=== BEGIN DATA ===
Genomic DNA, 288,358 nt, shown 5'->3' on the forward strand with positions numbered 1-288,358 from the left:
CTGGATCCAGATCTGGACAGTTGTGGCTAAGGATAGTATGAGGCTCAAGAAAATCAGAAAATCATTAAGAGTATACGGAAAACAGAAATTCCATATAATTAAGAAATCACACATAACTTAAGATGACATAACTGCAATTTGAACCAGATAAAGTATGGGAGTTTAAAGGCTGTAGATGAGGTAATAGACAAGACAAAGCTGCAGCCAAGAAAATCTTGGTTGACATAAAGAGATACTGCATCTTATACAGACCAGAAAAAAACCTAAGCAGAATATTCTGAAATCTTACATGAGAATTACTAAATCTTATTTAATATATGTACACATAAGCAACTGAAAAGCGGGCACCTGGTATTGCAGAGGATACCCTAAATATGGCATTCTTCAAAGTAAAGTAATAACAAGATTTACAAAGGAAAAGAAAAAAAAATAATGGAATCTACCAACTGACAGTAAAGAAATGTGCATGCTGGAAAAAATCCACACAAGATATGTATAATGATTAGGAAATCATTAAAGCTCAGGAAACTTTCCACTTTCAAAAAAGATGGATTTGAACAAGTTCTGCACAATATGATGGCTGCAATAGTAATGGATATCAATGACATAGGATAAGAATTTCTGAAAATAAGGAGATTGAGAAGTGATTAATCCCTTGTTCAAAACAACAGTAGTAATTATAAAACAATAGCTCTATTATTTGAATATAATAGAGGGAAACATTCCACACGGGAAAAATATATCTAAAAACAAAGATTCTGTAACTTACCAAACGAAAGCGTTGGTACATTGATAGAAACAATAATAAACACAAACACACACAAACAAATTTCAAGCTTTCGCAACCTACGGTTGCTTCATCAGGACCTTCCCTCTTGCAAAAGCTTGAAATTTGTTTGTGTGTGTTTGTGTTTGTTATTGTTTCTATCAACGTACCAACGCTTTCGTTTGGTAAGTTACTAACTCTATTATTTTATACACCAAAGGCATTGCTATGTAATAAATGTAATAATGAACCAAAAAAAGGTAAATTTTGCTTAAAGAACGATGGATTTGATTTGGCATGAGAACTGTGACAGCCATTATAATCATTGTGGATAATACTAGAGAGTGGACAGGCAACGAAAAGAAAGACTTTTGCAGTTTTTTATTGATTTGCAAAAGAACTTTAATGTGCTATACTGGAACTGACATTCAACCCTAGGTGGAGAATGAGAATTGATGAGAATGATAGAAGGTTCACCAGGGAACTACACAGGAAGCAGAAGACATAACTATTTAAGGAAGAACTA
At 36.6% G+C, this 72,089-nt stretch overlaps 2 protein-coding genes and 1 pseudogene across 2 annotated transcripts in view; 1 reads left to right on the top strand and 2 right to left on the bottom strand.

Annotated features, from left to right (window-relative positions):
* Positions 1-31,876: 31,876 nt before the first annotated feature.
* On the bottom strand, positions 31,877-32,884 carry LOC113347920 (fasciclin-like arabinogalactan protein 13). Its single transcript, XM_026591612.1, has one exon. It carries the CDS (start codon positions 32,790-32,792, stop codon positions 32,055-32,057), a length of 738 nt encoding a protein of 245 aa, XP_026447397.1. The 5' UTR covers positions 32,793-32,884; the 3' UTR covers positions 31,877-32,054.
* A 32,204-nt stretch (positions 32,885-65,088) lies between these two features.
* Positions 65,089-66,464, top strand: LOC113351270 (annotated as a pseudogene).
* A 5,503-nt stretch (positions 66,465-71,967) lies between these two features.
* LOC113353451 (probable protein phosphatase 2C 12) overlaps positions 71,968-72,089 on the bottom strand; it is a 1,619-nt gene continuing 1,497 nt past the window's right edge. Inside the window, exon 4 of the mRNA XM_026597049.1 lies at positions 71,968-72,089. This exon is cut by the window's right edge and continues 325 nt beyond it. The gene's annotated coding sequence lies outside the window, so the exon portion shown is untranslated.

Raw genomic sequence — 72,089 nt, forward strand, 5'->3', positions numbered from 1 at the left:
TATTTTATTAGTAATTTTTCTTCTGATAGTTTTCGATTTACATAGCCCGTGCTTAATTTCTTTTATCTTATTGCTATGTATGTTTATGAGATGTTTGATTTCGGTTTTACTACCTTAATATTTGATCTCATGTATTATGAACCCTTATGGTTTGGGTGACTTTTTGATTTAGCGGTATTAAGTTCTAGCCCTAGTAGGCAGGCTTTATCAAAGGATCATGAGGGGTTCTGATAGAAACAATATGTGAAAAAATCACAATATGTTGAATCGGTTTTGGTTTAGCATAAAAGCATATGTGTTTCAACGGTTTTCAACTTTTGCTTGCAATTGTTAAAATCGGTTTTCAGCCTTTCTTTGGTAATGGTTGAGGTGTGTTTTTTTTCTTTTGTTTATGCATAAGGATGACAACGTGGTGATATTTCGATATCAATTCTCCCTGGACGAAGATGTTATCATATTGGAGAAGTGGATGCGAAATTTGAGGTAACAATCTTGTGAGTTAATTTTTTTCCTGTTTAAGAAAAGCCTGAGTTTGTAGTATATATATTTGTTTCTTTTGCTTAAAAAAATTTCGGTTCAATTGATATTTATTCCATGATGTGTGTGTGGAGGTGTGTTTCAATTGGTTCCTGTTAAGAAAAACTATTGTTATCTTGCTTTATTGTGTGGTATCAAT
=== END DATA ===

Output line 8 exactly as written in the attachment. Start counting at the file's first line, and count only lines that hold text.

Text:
* Positions 65,089-66,464, top strand: LOC113351270 (annotated as a pseudogene).